James H. Smith

OLD MAN AND A TREE

The day was cold as an old man sits at rest under a large tree when he was born his Father planted it here, a forever friend. Now grown older, the tree in its prime the man past, the tree always strong and tall in any storm; the man a simple man, a man of war, a man of peace, just a man remembering a life, now most past.

The tree stands silently by and remembers when the old man, then a boy would climb and sit in its branches, dreaming out loud of all the things life and the world would bring. Not a breeze blows still the leaves on the tree tremble as it remembers a young man coming home from a war, no longer able to climb its limbs; returning neither with smiles nor laughter, but with eyes old much beyond their years
so the tree lowers a limb to brush the old man’s cheek.

The old man smiles, but a sad tear falls as he remembers, again speaking out loud returning, returning from war to what, what was lost, what was found. What was to be found, Innocents? That, if only I could then have remembered the meaning of the word, remembered a time to laugh, smile without purpose or gain as a child free, to be as an old one with only beautiful memories for company. I remembered the feeling to accept, to care, to love without reason, to hold out a hand, offer a smile or a kind word. Asking no gain, doing simply because someone there was of need that was before, I learned to walk with death, laugh in joy at another’s defeat.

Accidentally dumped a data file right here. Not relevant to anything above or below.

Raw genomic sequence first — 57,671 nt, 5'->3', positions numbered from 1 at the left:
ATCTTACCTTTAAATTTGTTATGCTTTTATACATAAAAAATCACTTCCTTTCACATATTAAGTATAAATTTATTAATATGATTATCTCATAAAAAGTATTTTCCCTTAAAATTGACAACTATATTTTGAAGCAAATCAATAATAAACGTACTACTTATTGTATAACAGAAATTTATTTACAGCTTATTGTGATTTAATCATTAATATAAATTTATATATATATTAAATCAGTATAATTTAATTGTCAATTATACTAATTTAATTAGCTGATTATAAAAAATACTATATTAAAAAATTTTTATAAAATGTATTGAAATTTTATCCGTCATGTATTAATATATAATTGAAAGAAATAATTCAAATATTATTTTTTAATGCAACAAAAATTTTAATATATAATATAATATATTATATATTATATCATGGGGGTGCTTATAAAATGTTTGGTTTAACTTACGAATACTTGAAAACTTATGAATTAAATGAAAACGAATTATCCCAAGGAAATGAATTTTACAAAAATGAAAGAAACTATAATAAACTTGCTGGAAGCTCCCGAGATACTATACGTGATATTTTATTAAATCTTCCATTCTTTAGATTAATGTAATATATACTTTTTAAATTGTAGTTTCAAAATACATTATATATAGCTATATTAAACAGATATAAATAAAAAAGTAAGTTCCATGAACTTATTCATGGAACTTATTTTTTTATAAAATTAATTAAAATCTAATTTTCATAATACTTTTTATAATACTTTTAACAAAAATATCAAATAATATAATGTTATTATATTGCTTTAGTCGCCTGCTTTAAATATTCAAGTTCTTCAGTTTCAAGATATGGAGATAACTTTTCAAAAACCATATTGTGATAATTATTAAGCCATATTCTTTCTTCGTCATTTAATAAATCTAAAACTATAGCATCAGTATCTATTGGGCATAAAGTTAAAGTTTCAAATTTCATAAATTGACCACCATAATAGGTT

To lay death at another’s door, stealing with death their love by, and for family living only to survive, not with love, but with a hundred ghosts as my companions mocking me each night as I try in vain to sleep. A heart dark, a soul weary of my load, looking only to survive, hiding within my own fear, writing my words of darkness, afraid to show feeling, afraid to care, finding nowhere to give. So I looked around, all I could find were others like I had become. I was my own creation, an empty shell, an empty ghost of my own making.

Wait! I had only become what others asked of me. I had gone and done as they asked, spoke as they thought and acted as they. So why was I not happy? Are they, these people who only ask, empty friends; empty people wanting only to receive – never to give, to take, never to love

So I found myself filled with the bitter cold steel of regret for what is lost, for the darkness I had become. Hard cold steel of reality laid heavy, cold against my soul, and darkness surrounds. Then a light, a light so precious, holding out a hand with innocents and a smile, offering nothing, but giving everything, permission for me to be me, permission to speak my words, permission to care, permission simply to be me. Best of all permission to love, to care, to do, not expecting, not wanting gain now!

I may find my heart, I may talk with my soul, and I may speak my own words. With the speaking may they help, make happy or fill a heart with love, though I know not who shall hear my words.

May my words bring them closer to those to whom they belong and care? Should my words bring a tear, may they be of happiness or loving remembrance. My responsibility is great, for once spoken, words float, drifting forever upon the winds, coming back to you time and again in whatever form they may take, my prayer they be of love.

If someone should offer you the chance to be you, to again find innocents, take it, you could not ask for, nor receive more. How could you? They have given you everything.

The tree listens as the old man remembers and spreads its branches before the sun now a single ray of sunlight reaches down and warms the old man. The tree thinks to itself, I was wrong, I thought an old man had returned to sit on my roots but I see within the old body before me, a boy has at last found his way home this day.